Thursday, October 2, 2014

Pray for Hong Kong


The Lutheran Theological Seminary suspended its classes on Monday and Tuesday due to demonstrations and protests for true democracy in Hong Kong. A prayer service was held on Monday and the candle lit chapel remained open for prayer on both days. 

Oct 1- 2 (Wednesday - Thursday) are public holidays in Hong Kong. During this time we, along with our students at LTS, are learning about the Church and its engagement with democracy, as prayers are lifted up for students, society, government, police.

Last night one of our colleagues organized a night hike/prayer walk for Hong Kong.
Arrival to Hong Kong Island by Star Ferry on Monday night.
Various professors have been accompanying small groups of seminary students to witness the actual protest situation.

Wayne took this photo Wed night, Oct 1, impressed to see even
children and young families engaged with this peaceful protest
Tomorrow (Friday) our seminary President and Dean have arranged for continued prayer and discussion of Hong Kong churches' engagement with the protests, including presentation of a paper "Civil Disobedience - An Impact on the Hong Kong Churches, " written by LTS professor, Dr. Pilgrim Lo. It provides a little history of the pro-democracy negotiations and then discusses the value and possible application of Luther's views to the situation (we are a Lutheran seminary!). 

On the one hand, Wayne and I find ourselves wondering  if the world has ever in its history seen such a peaceful way of protesting. We've followed the reports and also seen first hand how food and water is being distributed, contingency plans are in place to help any first aid or emergency vehicles to get through the crowds - protest signs and speeches seem remarkably polite and positive. I found myself behind this guy on Monday night -- fanning not only himself but reaching out to fan other demonstrators and bystanders, including me!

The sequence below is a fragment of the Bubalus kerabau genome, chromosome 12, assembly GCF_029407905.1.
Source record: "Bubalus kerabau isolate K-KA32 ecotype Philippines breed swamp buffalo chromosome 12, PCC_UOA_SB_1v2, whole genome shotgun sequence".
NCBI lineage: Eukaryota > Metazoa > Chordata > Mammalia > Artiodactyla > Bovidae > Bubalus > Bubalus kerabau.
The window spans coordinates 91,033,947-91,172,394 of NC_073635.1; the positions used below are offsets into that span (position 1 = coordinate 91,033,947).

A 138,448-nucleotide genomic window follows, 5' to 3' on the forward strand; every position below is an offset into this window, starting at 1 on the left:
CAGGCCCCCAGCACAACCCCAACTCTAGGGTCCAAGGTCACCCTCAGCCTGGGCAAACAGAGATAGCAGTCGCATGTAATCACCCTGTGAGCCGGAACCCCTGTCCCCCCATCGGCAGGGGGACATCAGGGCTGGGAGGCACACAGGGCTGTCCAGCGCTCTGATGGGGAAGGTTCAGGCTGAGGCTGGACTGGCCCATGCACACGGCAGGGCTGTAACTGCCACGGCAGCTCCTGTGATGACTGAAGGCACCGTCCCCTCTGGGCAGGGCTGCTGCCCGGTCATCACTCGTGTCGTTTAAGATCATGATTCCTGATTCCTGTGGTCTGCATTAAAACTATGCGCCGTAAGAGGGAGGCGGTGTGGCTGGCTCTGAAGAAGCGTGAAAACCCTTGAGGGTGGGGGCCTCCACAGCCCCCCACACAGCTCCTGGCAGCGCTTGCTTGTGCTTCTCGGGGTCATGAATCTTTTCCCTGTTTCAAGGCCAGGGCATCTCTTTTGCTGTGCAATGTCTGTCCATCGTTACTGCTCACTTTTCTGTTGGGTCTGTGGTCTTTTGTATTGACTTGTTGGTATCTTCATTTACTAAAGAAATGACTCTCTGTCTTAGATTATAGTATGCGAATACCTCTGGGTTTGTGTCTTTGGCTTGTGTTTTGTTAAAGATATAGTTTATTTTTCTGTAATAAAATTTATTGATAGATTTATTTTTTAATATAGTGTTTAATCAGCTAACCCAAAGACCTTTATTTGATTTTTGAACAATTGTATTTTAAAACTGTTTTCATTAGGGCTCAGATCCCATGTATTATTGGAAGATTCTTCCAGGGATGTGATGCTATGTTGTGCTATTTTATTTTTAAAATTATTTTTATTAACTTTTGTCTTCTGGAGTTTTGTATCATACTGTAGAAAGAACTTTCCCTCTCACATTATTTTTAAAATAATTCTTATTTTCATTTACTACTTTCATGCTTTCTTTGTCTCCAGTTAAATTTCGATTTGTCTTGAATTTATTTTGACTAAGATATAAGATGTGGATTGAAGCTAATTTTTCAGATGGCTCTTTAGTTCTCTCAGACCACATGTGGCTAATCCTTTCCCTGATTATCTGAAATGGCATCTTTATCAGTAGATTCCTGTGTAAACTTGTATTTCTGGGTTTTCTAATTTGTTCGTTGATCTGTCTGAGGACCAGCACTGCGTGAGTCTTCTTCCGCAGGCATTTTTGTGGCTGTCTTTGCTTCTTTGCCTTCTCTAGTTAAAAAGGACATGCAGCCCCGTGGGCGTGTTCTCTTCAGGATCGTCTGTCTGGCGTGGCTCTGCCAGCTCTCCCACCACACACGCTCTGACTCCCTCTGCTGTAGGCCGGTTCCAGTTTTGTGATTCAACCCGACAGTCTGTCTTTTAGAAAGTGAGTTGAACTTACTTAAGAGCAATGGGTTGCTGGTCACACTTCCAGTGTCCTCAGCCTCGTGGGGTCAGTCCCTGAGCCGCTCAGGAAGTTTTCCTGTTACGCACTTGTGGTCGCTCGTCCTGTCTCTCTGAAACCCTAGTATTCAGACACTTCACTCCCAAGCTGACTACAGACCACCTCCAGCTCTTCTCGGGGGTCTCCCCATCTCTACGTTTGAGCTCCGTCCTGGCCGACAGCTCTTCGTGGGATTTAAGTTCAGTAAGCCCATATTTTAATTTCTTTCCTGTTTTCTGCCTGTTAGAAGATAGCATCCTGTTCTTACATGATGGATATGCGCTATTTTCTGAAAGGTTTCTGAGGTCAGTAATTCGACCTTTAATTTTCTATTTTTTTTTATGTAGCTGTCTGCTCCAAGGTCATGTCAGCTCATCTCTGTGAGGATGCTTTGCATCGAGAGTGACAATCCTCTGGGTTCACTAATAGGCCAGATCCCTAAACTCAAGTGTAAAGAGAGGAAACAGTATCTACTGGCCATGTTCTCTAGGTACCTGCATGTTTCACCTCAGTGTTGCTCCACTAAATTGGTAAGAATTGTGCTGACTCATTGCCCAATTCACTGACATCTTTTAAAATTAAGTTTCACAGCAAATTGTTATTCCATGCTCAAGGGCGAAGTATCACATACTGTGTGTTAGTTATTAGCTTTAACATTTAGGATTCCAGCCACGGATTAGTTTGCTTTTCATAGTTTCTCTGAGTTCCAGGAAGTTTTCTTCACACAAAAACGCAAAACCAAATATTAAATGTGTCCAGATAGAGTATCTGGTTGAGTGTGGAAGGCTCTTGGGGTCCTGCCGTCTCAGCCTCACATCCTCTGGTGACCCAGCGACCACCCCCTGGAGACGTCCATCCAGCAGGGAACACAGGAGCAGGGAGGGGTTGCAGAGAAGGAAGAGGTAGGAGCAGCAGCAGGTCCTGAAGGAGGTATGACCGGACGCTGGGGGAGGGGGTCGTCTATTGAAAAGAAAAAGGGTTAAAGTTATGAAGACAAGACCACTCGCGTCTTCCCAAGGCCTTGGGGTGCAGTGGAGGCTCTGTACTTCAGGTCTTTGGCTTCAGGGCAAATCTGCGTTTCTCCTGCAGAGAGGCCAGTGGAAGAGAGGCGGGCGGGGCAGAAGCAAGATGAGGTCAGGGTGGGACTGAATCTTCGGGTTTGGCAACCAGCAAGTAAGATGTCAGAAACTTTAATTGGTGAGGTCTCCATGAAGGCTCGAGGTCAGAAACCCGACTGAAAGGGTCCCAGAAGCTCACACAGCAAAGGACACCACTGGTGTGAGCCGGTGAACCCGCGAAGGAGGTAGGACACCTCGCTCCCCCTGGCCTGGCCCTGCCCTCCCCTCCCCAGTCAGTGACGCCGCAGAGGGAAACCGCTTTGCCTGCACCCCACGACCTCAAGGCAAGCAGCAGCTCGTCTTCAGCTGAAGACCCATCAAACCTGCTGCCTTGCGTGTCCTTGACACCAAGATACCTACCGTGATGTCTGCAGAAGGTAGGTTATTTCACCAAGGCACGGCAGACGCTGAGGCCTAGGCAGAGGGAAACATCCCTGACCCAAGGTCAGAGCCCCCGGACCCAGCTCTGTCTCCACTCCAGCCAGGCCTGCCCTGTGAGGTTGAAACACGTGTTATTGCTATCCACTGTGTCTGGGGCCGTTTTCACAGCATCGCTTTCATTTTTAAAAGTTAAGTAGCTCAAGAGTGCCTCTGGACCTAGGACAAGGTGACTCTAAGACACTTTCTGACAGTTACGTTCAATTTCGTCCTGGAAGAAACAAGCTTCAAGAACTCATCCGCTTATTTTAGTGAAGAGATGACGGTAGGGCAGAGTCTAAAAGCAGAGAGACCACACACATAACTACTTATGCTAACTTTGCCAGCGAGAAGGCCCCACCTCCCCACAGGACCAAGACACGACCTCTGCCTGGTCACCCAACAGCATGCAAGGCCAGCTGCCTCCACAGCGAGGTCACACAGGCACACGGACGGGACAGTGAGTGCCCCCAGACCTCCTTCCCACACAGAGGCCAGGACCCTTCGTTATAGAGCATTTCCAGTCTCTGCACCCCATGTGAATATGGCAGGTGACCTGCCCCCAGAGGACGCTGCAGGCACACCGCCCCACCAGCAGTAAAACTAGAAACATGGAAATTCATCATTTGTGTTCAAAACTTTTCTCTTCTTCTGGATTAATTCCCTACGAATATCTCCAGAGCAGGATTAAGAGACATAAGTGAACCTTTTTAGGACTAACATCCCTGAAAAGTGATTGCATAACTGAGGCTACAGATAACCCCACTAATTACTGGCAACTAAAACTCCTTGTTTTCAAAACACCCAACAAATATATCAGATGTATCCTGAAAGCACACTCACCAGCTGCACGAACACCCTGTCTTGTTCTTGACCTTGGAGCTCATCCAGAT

A moment later he fanned me - a welcome second of relief
in the Hong Kong heat.

water bottles ready for distribution in heat indexes reaching over 100 F.
On the other hand,  many of our Chinese friends and colleagues here are worried. What may happen if the students decide to stay after Thursday, when a "normal" work day should resume?  What will happen if the leaders of the students and Occupy Central and the current Hong Kong administrative leaders do not go to the negotiation table? The terrible shadow of Tiananmen Square 25 years ago hangs heavy over Hong Kong.

Wherever you are ithe world, we invite you to say a prayer for beautiful Hong Kong and all of God's beloved people here - students, Occupy Central demonstrators, government, police, and especially the leaders and emerging leaders in Hong Kong and Mainland China.
May God have mercy to allow this peaceful witness to continue - some how - into a peaceful resolution.

As Wayne is a Reinhold Niebuhr fan, he suggests one of his favorite Niebuhr prayers:

"O God, in whom there is no darkness at all, we thank you that though we walk in darkness, you have give us enough light in which to walk.  As the sun dispels each morning the shadows of the night, so your mercies,which surround us, pierce the shadows of sin ever again, and help us to see the meaning of life.  Give us grace to triumph over the confusion of impulse, in which we are so easily ensnared, and to walk in the way of wisdom disclosed by your wisdom.  Grant us clearness of vision especially when good is intertwined with evil, and duty conflicts with desire, so that we do your will this day and always.  Amen"